Last fall on All Songs Considered, I shared a cut from one of my favorite acts of 2010, Mount Kimbie. When the show taped, I was in the middle of my love affair with Crooks and Lovers, a polished debut that felt both precise and spontaneous in its arrangements. Again and again, I wandered through the album's nuanced sounds: everything from unblemished pops echoing down winding tunnels to pitched-up samples of recent R&B. These were isolated, intimate listening sessions between my headphones and me.
Formed in London in 2008, Dominic Maker and Kai Campos' music is rooted in dubstep, a U.K.-based genre born from drum and bass, reggae and U.K. garage. In the few years that the pair has been making music as Mount Kimbie, it's successfully drawn in U.S. fans, and when you venture into these soundscapes, it's easy to see why. The looping cadences are equal parts groundbreaking and accessible, using pristine timbres to lure the listener into offsetting rhythms. At NPR Music's first-ever electronic Tiny Desk Concert, Mount Kimbie did this by triggering samples from drum pads and MIDI controllers, then layering with a live drum and guitar to round out the sound.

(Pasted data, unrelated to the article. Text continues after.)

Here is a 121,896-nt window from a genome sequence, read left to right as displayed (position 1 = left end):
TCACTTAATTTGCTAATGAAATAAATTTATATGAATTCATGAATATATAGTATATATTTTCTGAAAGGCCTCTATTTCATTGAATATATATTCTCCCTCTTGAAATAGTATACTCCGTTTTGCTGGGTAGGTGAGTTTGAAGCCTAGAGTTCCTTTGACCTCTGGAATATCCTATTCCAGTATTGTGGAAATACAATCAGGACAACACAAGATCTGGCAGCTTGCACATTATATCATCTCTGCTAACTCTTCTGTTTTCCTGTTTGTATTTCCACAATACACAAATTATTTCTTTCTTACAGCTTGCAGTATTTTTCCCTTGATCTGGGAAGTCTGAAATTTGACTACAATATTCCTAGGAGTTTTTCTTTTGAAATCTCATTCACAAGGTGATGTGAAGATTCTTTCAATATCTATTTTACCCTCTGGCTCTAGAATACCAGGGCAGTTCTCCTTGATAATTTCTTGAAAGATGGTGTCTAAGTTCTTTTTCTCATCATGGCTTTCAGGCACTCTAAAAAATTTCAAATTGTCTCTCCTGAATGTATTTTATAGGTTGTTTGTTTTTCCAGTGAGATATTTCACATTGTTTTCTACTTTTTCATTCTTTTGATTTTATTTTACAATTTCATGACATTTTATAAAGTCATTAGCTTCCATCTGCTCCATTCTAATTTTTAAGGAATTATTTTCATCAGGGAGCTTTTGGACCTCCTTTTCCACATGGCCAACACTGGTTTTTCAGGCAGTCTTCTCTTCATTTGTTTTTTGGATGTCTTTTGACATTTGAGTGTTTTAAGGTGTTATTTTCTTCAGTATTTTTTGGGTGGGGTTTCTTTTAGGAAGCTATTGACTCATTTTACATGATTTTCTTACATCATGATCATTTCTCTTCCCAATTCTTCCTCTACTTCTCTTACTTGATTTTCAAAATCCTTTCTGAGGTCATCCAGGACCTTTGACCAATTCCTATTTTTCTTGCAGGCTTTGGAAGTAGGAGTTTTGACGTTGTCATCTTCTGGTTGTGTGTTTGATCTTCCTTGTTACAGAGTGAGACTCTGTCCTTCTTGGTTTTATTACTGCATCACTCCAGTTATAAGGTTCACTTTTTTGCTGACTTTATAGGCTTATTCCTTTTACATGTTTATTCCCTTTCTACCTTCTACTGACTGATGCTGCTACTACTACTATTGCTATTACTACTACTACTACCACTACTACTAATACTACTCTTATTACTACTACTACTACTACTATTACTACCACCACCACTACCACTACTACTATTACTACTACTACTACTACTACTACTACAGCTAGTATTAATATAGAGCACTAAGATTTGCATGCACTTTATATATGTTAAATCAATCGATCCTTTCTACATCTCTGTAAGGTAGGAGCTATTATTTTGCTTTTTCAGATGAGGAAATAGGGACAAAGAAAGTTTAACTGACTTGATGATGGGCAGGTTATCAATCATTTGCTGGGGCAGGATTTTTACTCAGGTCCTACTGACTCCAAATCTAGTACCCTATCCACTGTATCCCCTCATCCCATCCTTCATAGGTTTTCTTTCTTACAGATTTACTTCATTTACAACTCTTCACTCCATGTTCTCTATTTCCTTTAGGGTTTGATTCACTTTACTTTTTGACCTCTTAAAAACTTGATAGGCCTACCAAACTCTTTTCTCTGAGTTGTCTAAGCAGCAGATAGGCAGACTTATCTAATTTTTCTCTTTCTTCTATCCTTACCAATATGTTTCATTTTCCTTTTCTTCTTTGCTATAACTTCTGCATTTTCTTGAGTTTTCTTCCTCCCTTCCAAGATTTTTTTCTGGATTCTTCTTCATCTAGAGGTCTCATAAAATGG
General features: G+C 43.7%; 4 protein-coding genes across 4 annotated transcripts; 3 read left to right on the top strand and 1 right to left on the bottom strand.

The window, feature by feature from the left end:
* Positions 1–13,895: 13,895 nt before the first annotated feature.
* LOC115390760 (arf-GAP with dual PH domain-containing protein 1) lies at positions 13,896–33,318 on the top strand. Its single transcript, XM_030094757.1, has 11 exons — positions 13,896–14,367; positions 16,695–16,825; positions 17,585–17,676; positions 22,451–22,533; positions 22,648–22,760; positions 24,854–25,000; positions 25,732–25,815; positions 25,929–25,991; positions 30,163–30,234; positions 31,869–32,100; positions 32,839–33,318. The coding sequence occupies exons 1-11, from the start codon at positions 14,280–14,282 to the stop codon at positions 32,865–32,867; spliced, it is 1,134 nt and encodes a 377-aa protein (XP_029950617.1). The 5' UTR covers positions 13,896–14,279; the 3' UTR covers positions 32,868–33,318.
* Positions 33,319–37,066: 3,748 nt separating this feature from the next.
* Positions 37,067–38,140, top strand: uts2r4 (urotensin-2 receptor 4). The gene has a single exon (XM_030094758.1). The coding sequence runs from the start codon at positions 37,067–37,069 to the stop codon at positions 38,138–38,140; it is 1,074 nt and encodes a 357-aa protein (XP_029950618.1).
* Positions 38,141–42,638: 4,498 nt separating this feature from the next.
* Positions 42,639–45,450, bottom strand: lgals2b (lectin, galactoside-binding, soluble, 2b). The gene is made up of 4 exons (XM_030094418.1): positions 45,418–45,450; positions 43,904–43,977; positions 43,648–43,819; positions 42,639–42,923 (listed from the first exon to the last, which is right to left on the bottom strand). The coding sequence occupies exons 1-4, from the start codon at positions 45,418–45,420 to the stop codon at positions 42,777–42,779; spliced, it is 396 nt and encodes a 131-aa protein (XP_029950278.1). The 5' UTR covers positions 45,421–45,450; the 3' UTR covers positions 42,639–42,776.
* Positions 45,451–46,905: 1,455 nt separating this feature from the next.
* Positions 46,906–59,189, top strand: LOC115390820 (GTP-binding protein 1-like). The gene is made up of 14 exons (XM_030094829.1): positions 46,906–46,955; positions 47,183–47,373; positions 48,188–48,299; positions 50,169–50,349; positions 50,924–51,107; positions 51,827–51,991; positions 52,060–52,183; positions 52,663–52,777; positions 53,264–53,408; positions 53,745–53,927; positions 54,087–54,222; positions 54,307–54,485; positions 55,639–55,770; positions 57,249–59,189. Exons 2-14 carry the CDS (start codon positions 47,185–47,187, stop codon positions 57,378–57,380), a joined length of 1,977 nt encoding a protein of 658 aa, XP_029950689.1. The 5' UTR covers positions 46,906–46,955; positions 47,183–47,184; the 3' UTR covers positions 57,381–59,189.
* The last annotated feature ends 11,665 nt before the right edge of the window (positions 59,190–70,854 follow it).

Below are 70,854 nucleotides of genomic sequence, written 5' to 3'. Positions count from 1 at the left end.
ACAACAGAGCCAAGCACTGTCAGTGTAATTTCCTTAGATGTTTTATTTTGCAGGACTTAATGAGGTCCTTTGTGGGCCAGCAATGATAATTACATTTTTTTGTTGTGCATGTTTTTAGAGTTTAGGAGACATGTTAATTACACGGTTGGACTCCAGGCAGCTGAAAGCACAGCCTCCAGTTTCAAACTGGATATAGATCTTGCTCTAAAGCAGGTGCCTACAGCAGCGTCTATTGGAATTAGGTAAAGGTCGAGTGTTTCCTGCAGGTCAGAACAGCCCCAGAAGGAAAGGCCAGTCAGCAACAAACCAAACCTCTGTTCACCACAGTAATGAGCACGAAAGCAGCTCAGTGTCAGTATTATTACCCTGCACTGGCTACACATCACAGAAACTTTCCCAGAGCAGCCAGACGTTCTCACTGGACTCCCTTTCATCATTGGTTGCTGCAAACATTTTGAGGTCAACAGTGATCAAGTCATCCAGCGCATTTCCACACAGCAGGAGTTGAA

While the group was setting up, I nosed around the Tiny Desk to see what gadgets Mount Kimbie had in store for us. But as I looked over the array of MIDI controllers, drum machines and pedals, I worried that a live setting might strip away some of the intimacy that I'd enjoyed at the end of last year. My fears were put to rest the moment the fuzzy tones of "Maybes" began to wash over me. Soon enough, the room full of curious onlookers faded from my consciousness, and I found myself once again in a personal listening space — just Mount Kimbie and me.
- "Ode To Bear"
Michael Katzif and Bob Boilen (cameras); edited by Michael Katzif; audio by Neil Tevault; photo by Erin Schwartz